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#286999 - 11/03/17 09:29 PM The well-equipped automobile
hikermor Offline
Geezer in Chief

Registered: 08/26/06
Posts: 6693
Loc: southern Cal
This is sort of a redirection of the "compact food' thread,which has wandered....

What should be routine items carried in one's vehicle? A lot of the items mentioned as required in some countries make a lot of sense, like high vis vests, specs (if you must have them to drive), warning triangles, etc.

My short, tentative list:

water and at least a few healthy snacks
duct tape
hand tools -crescent wrench, screwdrivers at least
jumper cables
some sort of rain gear or poncho
small stove, pot, coffee or tea
shovel and ax

I probably should have something to deal with flats - tire sealant, hand pump, etc.

What else?
Geezer in Chief

#287002 - 11/03/17 10:06 PM Re: The well-equipped automobile [Re: hikermor]
AKSAR Offline
Old Hand

Registered: 08/31/11
Posts: 1124
Loc: Alaska
I think you have outlined a pretty good list, overall. I don't keep a huge kit in my car, and what you list is more or less what I carry. Below are a couple of minor additions and suggestions. Most of these won't take up much additional storage space.

Depending on what you wear in your normal lifestyle, you might want to add a good pair of shoes or boots that you can walk in. Before I retired, I worked in an office, and dressed casually but appropriately for that environment. Especially in the winter I make it a point to keep a pair of winter boots stashed in the car. If during the winter with deep snow on the ground, if for some reason the roads became impassible (say damage from a big earthquake), I could still get the boots from my car and walk home. Likewise, simple rain gear or a poncho might be sufficient in some climates, but in winter in Alaska I always try to keep at least a good warm parka (with hat and gloves in the pockets) stashed in the car.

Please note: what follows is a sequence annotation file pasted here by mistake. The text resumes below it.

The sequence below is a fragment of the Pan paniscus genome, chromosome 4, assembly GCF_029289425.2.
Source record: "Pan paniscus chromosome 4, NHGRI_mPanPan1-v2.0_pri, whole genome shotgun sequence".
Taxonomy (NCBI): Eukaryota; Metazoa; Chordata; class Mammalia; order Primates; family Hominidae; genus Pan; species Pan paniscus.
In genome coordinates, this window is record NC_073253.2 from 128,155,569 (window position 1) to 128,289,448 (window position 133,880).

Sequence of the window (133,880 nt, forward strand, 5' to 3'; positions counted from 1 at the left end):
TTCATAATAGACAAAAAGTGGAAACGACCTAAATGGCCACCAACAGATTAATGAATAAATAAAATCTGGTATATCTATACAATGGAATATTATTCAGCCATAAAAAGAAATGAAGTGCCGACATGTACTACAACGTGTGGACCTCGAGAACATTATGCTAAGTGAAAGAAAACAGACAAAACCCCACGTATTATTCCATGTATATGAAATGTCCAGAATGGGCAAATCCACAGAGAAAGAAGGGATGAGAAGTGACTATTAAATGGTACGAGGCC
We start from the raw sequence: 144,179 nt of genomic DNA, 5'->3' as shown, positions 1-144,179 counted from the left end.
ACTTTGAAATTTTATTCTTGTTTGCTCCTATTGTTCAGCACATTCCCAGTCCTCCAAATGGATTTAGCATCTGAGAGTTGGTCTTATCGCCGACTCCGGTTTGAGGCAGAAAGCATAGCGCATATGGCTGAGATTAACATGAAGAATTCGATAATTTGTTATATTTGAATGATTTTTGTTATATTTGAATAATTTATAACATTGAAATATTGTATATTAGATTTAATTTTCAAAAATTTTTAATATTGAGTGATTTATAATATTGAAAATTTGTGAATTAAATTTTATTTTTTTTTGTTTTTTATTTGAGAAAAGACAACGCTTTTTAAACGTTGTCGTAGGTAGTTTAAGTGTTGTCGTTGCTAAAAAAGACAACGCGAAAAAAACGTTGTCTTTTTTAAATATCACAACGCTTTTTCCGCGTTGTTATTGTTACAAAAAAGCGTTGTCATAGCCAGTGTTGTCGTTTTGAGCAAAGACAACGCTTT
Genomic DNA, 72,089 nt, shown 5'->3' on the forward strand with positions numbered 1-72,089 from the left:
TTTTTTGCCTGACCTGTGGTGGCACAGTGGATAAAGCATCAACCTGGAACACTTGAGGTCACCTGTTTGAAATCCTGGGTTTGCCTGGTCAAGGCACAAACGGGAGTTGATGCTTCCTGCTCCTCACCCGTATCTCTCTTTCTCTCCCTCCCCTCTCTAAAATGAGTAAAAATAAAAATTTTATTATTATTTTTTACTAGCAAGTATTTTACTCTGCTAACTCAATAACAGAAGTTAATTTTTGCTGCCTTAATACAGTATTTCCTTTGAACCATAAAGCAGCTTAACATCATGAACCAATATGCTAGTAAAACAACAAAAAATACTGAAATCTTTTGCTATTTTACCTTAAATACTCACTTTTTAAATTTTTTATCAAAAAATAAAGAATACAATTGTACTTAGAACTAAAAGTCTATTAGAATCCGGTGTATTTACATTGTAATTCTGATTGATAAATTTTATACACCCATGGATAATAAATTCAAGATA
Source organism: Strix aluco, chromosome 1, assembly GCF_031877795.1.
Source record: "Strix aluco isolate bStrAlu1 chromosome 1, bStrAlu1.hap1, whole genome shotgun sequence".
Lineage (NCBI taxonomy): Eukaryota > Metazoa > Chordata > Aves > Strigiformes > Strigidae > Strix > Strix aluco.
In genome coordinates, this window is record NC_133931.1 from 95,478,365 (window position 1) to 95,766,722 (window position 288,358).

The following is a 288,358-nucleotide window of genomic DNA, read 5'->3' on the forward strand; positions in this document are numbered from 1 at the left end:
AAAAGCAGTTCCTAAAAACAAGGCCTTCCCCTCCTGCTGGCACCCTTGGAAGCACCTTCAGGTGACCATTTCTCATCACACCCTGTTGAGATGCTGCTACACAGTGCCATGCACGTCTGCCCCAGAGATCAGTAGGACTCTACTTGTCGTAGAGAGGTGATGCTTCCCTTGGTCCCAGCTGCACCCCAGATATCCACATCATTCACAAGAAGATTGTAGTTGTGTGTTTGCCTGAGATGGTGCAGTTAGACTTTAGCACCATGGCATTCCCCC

Water is problematic to keep in ones car in a cold climate. If one parks the car outside, one is likely to have bottles of ice by the end of the day. Definitely some water in the summer however.

A good headlamp and/or flashlight. Also one of those flashing caution light gizmos.

I would add a first aid kit.

Besides duct tape, I would put in a few hose clamps of various sizes, a roll of black electrical tape, some zip ties, and some cordage or light rope.

For tools I would add some big channel lock type pliers and/or visegrips, and needle nose pliers.

A pair of leather work gloves. I carry the kind with high vis orange and reflective fabric backs.
"Toto, I've a feeling we're not in Kansas any more."
-Dorothy, in The Wizard of Oz

#287003 - 11/04/17 02:34 AM Re: The well-equipped automobile [Re: hikermor]